The individual cultivated plants of Malaysia can be seen in all growth phases and the methods of harvesting and processing are demonstrated here: rice cultivation, fruit planting, oil palms, rubber crops, coconut palms and much more can be seen here.
There are two small reservoirs here, a lake with lots of fish and fish boxes, hanging bridges, a bird park, a mushroom farm, an orchid garden and a safari park. You can drive around the park with a rental bike or use the small park buses on weekends. At the entrance there is a restaurant, a souvenir shop, a shopping kiosk and bungalows where overnight stays in the park are possible.
The Batu Caves
A very popular spot for tourists are the Batu Caves, which are located 13 km north of Kuala Lumpur. 272 steps lead up to the main cave. There is also the Hindu shrine, which is the destination of the great procession of believers on the high Thaipusam festival at the end of January. At the foot of the mountain there is a smaller cave in which there are figures from Hindu mythology.
The Hutan Kanching Forest Park
This rainforest area is located about 13 miles north of Kuala Lumpur and has thick, lush vegetation that is home to many species of butterflies. Small waterfalls invite you to rest, there is a campsite, some food stalls, toilets and a washroom are also available. Here the Malaysian parents bring their offspring closer to nature.
The Raja Abdullah house
The department store, built in 1856, is located in downtown Klang and after its restoration has been converted into an interesting historical museum on the history of Malaysian department stores.
The largest port in Malaysia, Port Klang, is located about eight kilometers to the west. It is also a destination for visitors as its seafood restaurants are very popular. Cruises and boat trips to the neighboring islands start from here.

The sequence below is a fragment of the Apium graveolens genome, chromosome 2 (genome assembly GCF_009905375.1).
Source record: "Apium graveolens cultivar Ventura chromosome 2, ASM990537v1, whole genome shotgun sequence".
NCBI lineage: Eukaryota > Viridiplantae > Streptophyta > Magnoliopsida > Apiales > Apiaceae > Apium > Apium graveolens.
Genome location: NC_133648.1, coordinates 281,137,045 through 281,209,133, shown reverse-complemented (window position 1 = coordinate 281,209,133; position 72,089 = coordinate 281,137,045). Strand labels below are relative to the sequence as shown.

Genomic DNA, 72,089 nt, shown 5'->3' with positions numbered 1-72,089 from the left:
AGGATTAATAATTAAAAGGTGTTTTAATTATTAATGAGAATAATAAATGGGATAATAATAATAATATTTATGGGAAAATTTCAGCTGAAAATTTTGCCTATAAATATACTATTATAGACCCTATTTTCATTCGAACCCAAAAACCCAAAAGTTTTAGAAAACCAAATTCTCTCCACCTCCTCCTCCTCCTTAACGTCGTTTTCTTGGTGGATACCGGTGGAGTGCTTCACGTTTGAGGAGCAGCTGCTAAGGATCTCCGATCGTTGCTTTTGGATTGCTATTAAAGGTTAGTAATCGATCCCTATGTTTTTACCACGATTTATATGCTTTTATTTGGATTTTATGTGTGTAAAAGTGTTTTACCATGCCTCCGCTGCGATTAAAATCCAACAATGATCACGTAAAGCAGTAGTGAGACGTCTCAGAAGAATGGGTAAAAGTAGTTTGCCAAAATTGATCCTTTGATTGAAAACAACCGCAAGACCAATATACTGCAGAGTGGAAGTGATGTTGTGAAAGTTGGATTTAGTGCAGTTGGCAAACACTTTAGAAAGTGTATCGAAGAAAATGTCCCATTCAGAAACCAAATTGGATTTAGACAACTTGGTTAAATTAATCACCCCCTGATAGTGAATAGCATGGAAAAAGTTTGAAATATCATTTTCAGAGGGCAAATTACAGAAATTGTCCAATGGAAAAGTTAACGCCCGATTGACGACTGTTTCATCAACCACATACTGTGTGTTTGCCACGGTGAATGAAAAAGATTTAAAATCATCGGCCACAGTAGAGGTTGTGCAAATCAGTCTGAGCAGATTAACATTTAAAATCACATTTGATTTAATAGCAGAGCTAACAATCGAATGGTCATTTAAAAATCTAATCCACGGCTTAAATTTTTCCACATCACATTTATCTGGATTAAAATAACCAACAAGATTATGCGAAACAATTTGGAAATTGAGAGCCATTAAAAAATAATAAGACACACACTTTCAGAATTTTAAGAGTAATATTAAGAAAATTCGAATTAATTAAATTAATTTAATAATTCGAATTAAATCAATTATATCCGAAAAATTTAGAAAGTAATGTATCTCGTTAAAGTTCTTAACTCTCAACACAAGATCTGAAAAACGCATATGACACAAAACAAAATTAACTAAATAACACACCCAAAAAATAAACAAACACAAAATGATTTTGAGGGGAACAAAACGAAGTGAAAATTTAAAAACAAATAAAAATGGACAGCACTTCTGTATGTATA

At the mouth of the Selangor River is Kuala Selangor, a nice destination with small sights: nature, a bird sanctuary and maybe a small boat trip to the small islands.
And at Kampung Kuantan, not very far outside, there is a natural spectacle of great rarity to see: fireflies wandering about in the evening haze on the river bank.
Thousands of these insects populate the extensive mouth of the Selangor River, which consists of dense mangroves. The city is completely dominated by the local mountain Melawati, on the top of which Fort Altingsburg once stood, which the Dutch built there 200 years ago and from whose sparse remains one has a very wide and beautiful panoramic view.
At the foot of the Melawati mountain lies a small nature reserve, the Taman Alam, on an area of 240 hectares. It has well-marked jungle paths and the mangrove swamps in the area are resting places for many migratory birds from the north. Malaysia’s natural history society has counted more than 130 bird species here, including the rare sandpfeiffer and the even rarer Nordmann’s Greenschenkel.
The Orang Asli Museum
The Orang Asli are the indigenous people of Malaysia with a population of around 60,000 and their name simply means “the original people”. They still lead a simple life today, and the Orang Asli Museum in the Gombak Valley, north of Kuala Lumpur, deals with their traditions and customs. In this museum you get a good and detailed excursus on the history of this ancient ethnic group on the peninsula.